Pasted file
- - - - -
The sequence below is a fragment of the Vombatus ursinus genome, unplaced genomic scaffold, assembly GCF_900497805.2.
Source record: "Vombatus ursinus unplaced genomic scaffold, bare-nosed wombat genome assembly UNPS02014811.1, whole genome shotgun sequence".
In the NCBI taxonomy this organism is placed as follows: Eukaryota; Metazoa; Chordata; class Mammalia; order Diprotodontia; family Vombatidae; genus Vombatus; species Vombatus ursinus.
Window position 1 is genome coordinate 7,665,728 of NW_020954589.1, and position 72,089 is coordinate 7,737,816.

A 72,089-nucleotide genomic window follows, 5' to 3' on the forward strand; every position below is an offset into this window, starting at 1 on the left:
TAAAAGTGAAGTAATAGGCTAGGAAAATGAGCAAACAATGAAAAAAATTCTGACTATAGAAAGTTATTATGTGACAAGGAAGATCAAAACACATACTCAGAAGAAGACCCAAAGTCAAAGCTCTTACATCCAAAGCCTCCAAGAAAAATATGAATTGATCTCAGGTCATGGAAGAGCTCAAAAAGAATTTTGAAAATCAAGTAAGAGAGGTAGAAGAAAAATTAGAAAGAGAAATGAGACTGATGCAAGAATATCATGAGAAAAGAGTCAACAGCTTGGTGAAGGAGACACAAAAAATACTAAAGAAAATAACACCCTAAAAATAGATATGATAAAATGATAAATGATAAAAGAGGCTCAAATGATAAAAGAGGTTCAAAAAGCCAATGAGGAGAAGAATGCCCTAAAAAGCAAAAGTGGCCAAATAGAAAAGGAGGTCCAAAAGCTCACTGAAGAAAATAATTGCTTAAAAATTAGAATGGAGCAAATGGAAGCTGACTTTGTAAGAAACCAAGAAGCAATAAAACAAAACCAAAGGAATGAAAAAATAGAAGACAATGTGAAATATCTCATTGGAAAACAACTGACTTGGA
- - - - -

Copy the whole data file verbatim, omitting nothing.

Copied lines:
The sequence below is a fragment of the Vombatus ursinus genome, unplaced genomic scaffold, assembly GCF_900497805.2.
Source record: "Vombatus ursinus unplaced genomic scaffold, bare-nosed wombat genome assembly UNPS02014811.1, whole genome shotgun sequence".
In the NCBI taxonomy this organism is placed as follows: Eukaryota; Metazoa; Chordata; class Mammalia; order Diprotodontia; family Vombatidae; genus Vombatus; species Vombatus ursinus.
Window position 1 is genome coordinate 7,665,728 of NW_020954589.1, and position 72,089 is coordinate 7,737,816.

A 72,089-nucleotide genomic window follows, 5' to 3' on the forward strand; every position below is an offset into this window, starting at 1 on the left:
TAAAAGTGAAGTAATAGGCTAGGAAAATGAGCAAACAATGAAAAAAATTCTGACTATAGAAAGTTATTATGTGACAAGGAAGATCAAAACACATACTCAGAAGAAGACCCAAAGTCAAAGCTCTTACATCCAAAGCCTCCAAGAAAAATATGAATTGATCTCAGGTCATGGAAGAGCTCAAAAAGAATTTTGAAAATCAAGTAAGAGAGGTAGAAGAAAAATTAGAAAGAGAAATGAGACTGATGCAAGAATATCATGAGAAAAGAGTCAACAGCTTGGTGAAGGAGACACAAAAAATACTAAAGAAAATAACACCCTAAAAATAGATATGATAAAATGATAAATGATAAAAGAGGCTCAAATGATAAAAGAGGTTCAAAAAGCCAATGAGGAGAAGAATGCCCTAAAAAGCAAAAGTGGCCAAATAGAAAAGGAGGTCCAAAAGCTCACTGAAGAAAATAATTGCTTAAAAATTAGAATGGAGCAAATGGAAGCTGACTTTGTAAGAAACCAAGAAGCAATAAAACAAAACCAAAGGAATGAAAAAATAGAAGACAATGTGAAATATCTCATTGGAAAACAACTGACTTGGA